Week 13-15: The Final Work: “UNITY”

 

I was absent during week 13, but the boys used the time to work out some of the technical sides of the work. They managed to get the sound working through the laptop, and get all the footage of the hands aligned together and working properly.

We met up in week 14 on Thursday, so that we could set up the last of the project, look over the artists statement and discuss our presentation.

I must admit that the final work did resonate with me and I was happy with where we got – especially given the difficulties we had throughout the semester of settling on a concept and the technical issues that followed.

While setting up the TO Glen advised us to use a second laptop with a splitter so that we could have 3 larger projectors and do away with the crappy Qumis entirely (yay!). A bit of tinkering with the set up and some re-alignment later, and the work looked fantastic. We added some decent speakers so that we could actually hear the sound playing.

 

Unfortunately we did have some sound syncing issues which were the result of using two separate laptops without the ability to start all 4 sets of footage at the same time – if we were to change one thing about the work, it would be to figure out a way that this wouldn’t be an issue and that the sound was more effective.

I personally felt that the work stood as a metaphor for our own journey of creation – that we had our differences, so we started again with a blank canvas and worked together to create something fun and interactive by stripping the layers back and working with our skills and what we learned from experimenting. This fuelled our narrative, which I then turned into an artist’s statement.

When discussing, we thought about how our work represented the following:

“We decided to include a variety of symbols to act as the basis of our work. Using hands as a symbol of being able to recognise a person (2nd to a person’s face); the black background acts as a simple and even playground for all the hands; the different forms of tapping representing the diversity of people, each with a different beat and rhythm, but ultimately all playing as one; and the large hand in the middle in the shape of a fist acting as the heart of the entire group constantly beating with everyone around it. The purpose of the blocking of different hands is to show that people come and go, whether it be someone known for a long time, or someone new entering.”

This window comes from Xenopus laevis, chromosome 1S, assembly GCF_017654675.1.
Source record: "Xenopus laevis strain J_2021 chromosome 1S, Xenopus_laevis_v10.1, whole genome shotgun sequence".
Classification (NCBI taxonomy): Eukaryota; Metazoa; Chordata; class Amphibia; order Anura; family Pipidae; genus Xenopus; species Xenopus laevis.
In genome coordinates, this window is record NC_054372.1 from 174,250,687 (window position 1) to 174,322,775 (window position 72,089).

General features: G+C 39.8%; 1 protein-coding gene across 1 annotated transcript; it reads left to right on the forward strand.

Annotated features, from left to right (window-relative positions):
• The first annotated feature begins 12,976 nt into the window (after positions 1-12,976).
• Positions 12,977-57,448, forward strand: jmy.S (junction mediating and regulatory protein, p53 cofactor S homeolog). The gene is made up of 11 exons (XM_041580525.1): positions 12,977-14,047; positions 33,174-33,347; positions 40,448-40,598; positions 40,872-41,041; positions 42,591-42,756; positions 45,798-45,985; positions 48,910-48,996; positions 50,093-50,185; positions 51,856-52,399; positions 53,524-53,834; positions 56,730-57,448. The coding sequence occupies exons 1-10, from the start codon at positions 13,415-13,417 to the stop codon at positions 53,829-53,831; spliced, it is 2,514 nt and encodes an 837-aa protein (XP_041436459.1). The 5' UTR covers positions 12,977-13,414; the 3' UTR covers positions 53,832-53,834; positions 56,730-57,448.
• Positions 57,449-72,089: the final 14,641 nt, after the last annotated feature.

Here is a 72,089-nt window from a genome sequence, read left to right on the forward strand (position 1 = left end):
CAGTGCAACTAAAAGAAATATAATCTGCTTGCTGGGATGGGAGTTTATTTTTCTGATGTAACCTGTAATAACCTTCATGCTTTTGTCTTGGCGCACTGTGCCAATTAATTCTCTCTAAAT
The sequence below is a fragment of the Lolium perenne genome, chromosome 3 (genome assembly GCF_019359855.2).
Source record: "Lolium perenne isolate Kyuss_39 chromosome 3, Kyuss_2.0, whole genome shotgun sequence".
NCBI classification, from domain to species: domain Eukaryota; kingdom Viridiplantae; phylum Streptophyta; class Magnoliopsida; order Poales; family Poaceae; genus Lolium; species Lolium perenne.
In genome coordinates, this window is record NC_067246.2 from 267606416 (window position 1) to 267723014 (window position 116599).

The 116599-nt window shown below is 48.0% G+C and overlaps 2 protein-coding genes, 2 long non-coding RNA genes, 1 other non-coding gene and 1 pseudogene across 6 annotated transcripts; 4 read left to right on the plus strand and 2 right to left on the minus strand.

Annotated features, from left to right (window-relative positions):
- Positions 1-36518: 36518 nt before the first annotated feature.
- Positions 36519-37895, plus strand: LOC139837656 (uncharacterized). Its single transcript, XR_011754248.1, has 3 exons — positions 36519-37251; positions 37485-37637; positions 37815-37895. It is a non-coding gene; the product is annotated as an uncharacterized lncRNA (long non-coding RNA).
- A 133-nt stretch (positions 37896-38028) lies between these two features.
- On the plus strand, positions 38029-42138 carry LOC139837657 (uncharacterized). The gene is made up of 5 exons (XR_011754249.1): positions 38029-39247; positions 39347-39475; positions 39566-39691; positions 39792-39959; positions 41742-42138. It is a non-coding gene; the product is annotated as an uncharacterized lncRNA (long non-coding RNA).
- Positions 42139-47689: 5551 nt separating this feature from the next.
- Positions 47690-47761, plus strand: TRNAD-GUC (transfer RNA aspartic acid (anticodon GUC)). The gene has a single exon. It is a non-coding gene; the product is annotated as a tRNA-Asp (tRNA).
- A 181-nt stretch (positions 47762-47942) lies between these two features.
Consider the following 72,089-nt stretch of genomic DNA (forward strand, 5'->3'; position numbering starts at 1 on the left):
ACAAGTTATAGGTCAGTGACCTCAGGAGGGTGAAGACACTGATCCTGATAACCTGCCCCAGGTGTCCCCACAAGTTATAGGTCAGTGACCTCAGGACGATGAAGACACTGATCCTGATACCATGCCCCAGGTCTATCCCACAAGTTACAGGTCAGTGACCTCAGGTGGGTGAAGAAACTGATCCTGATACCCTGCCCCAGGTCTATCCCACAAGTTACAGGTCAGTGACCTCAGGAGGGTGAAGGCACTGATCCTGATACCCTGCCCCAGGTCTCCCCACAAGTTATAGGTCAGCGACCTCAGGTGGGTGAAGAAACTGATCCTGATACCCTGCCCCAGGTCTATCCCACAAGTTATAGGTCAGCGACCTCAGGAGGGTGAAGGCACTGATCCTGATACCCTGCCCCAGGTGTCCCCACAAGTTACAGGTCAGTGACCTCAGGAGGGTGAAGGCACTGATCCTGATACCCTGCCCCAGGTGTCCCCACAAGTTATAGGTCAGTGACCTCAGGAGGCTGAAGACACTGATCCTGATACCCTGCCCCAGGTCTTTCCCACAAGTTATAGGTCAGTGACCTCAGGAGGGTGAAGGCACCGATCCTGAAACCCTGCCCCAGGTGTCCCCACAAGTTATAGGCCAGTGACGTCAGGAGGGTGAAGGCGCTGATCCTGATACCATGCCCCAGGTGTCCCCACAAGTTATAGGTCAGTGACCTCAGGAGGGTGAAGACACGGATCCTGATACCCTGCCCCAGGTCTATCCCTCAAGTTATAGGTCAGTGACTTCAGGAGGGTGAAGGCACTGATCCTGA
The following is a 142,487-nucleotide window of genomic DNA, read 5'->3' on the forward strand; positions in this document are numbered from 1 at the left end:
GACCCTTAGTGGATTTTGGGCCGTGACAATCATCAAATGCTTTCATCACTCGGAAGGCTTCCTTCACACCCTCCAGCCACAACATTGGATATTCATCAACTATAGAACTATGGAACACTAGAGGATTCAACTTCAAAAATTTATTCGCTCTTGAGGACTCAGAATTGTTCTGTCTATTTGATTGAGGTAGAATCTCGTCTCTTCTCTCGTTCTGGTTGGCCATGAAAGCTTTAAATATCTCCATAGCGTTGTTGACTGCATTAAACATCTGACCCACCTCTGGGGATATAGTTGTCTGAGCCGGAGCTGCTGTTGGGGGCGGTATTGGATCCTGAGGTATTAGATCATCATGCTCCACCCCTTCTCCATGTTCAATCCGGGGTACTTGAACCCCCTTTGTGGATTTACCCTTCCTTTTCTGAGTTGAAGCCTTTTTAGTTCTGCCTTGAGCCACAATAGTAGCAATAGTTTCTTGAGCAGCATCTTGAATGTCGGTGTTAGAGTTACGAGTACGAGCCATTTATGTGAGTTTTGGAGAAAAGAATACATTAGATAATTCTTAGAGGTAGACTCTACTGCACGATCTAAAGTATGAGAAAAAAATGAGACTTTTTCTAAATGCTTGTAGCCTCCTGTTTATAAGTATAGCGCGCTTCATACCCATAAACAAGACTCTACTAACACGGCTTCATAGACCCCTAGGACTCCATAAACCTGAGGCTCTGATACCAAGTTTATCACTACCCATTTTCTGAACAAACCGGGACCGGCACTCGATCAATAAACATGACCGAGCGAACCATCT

I then went and deduced the main points from our discussion:

  • Black background a ‘playground’ blank canvas to build upon from the imagination
  • Hands work together to create something together
  • Unity through diversity – differentiality creates something unique and wholesome
  • Large hand in centre is the ‘heart’; keeps time and direction, the common ground that pulls everything together
  • You can block the hands but they are still heard – you cannot stop the noise and you cannot hide all the hands at once by yourself – the hands are not oppressed by your presence or by you trying to silence them

 

Which we then turned into our final artists statement below. Overall I’m glad I stepped back and gave the group work another chance, while my vision for a final project was vastly different to what we ended up producing, I was still very happy with the final result.

UNITY

Media Projection

Will, Mackenzie, Robert, Chloe

The world is a connected place, now more than ever; across continents we have the ability to collaborate and create.

We start with a black canvas – a playground where we can build from our imaginations. We can use this canvas to tell stories, to design, to make art. We start from nothing – we put our hands together and produce something tangible to be seen and heard.

UNITY Explores the result of many hands coming together to construct from the bare. It is a story of uniting our own experiences, our skills and our imaginations to forge something new and unique: using our diversity to form something wholesome, and to illustrate this story to a rhythm. It proclaims that creativity cannot be silenced with intervention if we come together.

The centre is the heart – the starting point on our canvas, the guiding structure that keeps time and gives us direction – the motivation. It composes the overall beat – with the surrounding hands cooperating to build multiple layers.

You can try to block the hands but the others are still present – they are still heard; you cannot stop the noise, and they are not oppressed by your presence. You cannot silence them.

People may come and go – but with a blank canvas, diversity, and creativity, you can collaboratively build something unique and different each time you come together.

UNITY uses multiple projections timed to a solid beat to create an immersive and interactive story-telling experience with the audience. The audience member may try to place themselves in the scene, to obstruct or to support in the collaboration.

Week 11: On Jamming/ Push and Pull

Our task for this week was to disagree.

Considering we’d already been doing that all semester, I feel like we’d sort of already come to an impasse, and then we had finally begun to understand each other and not really feel like it was necessary to disagree any longer. Instead we retreated to the classroom, away from the studio, and decided to work on expanding our concept.

In order to fulfill our task we decided to split up into pairs and work on two different concepts, and then debate our concepts at the end. We needed to keep in mind a narrative for our concepts so that our art told a story.

I’d just been out a few nights prior shooting the night sky and my mind was sort of still wrapped up in the stars – literally. I decided to work with this and the feeling I got when looking at the stars by combining it with the work we’d been doing in the weeks prior and work with our shadows.

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The image I took that I decided to separate into layers and have us ‘flying through space’ with.

My concept was to have us sort of flying through space, layering the stars so that as we walked amongst the different projectors, we would be placing ourselves in space itself. It would add another dimensional layer and maintain interactivity.